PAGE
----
An employer is responsible at law for all the actions of his
employees when acting as such – even the most idiotic actions of his most
There is no point complaining about this. Viewed
objectively, it is only right that an innocent customer or third party should
enjoy more legal protection from the actions of an idiot than someone idiotic
enough to employ that idiot in the first place.
So when Barings Bank contracted enormous debts through the
recklessness of a very junior employee called Nick Leeson, Barings Bank had to
assume responsibility for the debts.
Following that scandal, most banks tightened their
supervision of junior employees. However, last year’s banking crisis showed
that was only a superficial solution, because the debts that caused that crisis
were contracted through the recklessness of senior managers, people of the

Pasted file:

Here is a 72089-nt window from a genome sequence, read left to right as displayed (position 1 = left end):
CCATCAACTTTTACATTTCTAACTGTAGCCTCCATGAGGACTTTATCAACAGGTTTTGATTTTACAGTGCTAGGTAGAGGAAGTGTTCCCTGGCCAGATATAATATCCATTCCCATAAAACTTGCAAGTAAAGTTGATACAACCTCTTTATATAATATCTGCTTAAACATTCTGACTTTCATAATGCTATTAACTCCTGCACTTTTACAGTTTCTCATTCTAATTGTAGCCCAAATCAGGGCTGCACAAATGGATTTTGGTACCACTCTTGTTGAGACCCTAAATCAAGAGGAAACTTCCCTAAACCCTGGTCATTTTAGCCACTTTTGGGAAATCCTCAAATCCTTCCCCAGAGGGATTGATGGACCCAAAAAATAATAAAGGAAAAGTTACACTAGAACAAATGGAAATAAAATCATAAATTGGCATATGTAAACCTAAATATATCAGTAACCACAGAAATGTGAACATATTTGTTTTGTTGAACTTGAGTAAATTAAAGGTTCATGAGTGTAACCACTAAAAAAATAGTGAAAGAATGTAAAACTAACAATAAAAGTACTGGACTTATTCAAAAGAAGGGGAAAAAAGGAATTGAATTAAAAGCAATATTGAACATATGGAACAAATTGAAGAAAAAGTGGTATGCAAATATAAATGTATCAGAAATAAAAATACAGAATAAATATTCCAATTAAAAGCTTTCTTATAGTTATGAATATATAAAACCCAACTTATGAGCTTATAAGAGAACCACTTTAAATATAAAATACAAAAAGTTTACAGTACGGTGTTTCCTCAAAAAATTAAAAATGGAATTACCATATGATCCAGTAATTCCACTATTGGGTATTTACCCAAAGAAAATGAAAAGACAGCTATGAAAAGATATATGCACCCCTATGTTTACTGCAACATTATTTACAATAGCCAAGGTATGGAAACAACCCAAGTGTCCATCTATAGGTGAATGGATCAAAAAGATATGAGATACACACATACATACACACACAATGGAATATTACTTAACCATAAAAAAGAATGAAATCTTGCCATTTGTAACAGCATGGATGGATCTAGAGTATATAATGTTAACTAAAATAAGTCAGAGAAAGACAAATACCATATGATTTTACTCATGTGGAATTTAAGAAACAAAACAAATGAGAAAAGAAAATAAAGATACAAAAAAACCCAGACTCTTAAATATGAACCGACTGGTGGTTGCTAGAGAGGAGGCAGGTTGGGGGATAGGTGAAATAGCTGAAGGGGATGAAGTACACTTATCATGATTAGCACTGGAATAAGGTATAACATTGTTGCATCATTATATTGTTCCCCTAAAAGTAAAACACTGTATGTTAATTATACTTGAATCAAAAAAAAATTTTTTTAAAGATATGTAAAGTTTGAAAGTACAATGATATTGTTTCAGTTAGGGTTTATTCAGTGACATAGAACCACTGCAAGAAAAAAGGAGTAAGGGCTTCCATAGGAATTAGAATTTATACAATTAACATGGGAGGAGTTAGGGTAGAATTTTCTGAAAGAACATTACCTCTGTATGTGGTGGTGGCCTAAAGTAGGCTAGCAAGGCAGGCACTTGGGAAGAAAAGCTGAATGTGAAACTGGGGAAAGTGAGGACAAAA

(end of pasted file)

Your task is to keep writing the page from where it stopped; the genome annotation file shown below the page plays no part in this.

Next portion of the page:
highest rank with years of experience and solid reputations.
It is not just the banks. The McLaren Formula One racing
team may lose tens of millions because of a bad
decision made by their “Sporting Director”, sic, a man who had been with
the team for thirty five years and was generally respected.
It seems that the depressing lesson for employers is that
you cannot rely on anyone.
The best advice is therefore to employ no one unless
Since this puts a limit on growth that most businesses find
too prohibitive, the next best advice is not to rely on tight supervision –
because it can never be tight enough – but on contracts of employment that
share the consequences.
The reality is that an employer is still unlikely to get
much back by suing an employee who messes up, but the knowledge that he might
be sued could make him slightly less likely to mess up.